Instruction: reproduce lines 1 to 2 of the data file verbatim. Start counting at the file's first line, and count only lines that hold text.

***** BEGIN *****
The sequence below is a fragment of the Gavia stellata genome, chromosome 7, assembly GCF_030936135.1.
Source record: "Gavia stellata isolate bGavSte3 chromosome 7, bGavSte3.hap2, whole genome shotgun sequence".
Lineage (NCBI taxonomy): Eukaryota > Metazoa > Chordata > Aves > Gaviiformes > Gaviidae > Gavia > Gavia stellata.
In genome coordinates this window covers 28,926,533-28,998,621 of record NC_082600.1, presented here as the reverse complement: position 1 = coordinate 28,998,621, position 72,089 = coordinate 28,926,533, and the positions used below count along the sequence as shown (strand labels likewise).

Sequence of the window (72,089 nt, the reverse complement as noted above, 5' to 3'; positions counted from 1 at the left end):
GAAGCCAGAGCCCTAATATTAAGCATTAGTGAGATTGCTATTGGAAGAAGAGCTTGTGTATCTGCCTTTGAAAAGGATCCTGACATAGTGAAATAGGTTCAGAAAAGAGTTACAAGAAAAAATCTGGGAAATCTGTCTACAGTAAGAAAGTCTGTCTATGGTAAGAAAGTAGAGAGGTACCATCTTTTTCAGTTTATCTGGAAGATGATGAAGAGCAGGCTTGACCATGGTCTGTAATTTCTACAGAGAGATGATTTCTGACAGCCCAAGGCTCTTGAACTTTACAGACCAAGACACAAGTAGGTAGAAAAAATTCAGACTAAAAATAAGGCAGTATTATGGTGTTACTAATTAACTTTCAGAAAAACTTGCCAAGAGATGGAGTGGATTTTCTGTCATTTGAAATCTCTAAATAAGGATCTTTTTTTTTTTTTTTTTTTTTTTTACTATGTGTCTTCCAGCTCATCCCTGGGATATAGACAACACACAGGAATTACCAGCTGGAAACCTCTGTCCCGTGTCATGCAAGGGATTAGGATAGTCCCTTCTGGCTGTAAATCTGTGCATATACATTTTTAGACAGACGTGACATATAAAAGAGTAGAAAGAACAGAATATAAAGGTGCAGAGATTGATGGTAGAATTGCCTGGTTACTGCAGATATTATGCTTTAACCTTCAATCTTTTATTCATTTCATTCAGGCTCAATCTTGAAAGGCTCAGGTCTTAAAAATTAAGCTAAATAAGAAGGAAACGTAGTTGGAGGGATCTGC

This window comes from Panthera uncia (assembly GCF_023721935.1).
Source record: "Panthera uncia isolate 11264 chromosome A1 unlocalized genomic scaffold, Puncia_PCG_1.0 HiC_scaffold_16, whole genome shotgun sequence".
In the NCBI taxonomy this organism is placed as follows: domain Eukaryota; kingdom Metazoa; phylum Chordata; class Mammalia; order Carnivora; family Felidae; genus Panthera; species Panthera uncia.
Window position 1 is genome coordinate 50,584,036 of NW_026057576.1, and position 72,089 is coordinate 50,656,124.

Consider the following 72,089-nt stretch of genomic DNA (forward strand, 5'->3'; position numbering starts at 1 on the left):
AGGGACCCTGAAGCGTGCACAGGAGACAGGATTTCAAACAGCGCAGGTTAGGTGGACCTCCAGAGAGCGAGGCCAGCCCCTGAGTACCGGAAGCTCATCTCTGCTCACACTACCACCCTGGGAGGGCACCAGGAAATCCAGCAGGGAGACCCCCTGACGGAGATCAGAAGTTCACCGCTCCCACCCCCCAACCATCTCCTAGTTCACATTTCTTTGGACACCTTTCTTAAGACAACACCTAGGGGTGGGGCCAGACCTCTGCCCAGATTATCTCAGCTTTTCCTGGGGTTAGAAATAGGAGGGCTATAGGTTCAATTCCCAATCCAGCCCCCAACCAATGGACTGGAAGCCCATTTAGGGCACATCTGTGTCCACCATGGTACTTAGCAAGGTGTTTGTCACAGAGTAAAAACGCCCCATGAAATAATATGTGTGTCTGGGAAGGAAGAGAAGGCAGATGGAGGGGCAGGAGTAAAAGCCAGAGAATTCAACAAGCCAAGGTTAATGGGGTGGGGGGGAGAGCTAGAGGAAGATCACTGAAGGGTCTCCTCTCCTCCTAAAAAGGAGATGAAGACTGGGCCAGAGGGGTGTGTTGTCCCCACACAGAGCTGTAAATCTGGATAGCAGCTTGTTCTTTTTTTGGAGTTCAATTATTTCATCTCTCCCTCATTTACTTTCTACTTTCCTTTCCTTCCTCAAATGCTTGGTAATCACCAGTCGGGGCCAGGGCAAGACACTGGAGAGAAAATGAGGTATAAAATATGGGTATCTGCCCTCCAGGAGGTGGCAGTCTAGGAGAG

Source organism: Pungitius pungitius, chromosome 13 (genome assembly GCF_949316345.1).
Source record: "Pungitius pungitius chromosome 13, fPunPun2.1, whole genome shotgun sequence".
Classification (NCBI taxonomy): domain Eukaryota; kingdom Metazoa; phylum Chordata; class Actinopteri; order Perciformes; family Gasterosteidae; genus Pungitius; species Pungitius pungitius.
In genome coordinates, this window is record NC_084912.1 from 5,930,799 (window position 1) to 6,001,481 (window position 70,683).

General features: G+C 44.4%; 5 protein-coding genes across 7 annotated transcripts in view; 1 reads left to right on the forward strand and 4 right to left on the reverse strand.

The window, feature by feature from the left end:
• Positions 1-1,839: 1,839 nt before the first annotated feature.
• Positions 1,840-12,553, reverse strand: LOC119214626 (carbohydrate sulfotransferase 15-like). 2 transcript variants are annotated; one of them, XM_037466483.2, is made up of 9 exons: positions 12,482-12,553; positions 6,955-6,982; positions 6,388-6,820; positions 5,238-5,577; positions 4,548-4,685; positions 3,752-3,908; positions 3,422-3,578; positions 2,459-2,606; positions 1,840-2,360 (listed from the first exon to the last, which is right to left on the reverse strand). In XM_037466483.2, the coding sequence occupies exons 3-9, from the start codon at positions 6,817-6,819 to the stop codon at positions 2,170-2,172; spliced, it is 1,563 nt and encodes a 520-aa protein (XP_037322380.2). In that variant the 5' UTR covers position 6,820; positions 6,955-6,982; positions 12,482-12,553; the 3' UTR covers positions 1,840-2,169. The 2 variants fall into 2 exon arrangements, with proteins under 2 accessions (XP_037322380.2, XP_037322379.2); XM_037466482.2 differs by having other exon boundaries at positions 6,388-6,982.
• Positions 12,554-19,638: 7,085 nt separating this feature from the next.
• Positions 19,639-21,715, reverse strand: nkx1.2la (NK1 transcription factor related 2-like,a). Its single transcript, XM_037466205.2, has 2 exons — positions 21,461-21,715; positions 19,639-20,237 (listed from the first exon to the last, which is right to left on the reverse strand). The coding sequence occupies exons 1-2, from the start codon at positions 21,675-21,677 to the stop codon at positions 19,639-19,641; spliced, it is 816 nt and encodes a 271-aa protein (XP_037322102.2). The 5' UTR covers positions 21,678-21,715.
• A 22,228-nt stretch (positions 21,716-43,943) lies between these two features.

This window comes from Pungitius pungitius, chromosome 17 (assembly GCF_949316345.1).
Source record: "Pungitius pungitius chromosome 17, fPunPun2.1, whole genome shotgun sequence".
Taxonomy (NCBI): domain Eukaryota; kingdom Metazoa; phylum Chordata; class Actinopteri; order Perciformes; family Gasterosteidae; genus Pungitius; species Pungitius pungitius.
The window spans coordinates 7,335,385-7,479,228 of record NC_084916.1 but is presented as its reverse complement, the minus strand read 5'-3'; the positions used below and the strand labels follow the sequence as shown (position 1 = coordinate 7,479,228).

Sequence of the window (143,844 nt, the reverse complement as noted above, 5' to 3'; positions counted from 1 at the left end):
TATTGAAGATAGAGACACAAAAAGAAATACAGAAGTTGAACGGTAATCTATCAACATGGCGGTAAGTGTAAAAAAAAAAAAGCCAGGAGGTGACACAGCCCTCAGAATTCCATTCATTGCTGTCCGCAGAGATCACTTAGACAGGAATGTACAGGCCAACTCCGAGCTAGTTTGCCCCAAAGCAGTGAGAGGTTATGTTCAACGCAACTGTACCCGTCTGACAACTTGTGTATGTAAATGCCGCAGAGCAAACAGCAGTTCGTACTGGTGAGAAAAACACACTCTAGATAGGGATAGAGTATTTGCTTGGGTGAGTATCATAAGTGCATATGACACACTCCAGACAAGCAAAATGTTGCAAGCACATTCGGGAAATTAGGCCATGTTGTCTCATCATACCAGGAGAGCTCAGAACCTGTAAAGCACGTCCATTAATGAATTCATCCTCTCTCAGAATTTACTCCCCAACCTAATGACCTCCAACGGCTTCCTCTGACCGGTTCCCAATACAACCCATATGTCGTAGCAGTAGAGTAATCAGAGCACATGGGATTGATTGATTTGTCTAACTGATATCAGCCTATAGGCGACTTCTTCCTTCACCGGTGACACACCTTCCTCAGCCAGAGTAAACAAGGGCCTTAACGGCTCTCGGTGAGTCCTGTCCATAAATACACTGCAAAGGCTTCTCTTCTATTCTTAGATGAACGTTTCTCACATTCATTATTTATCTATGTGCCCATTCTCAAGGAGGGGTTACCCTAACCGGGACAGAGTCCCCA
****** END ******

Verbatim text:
The sequence below is a fragment of the Gavia stellata genome, chromosome 7, assembly GCF_030936135.1.
Source record: "Gavia stellata isolate bGavSte3 chromosome 7, bGavSte3.hap2, whole genome shotgun sequence".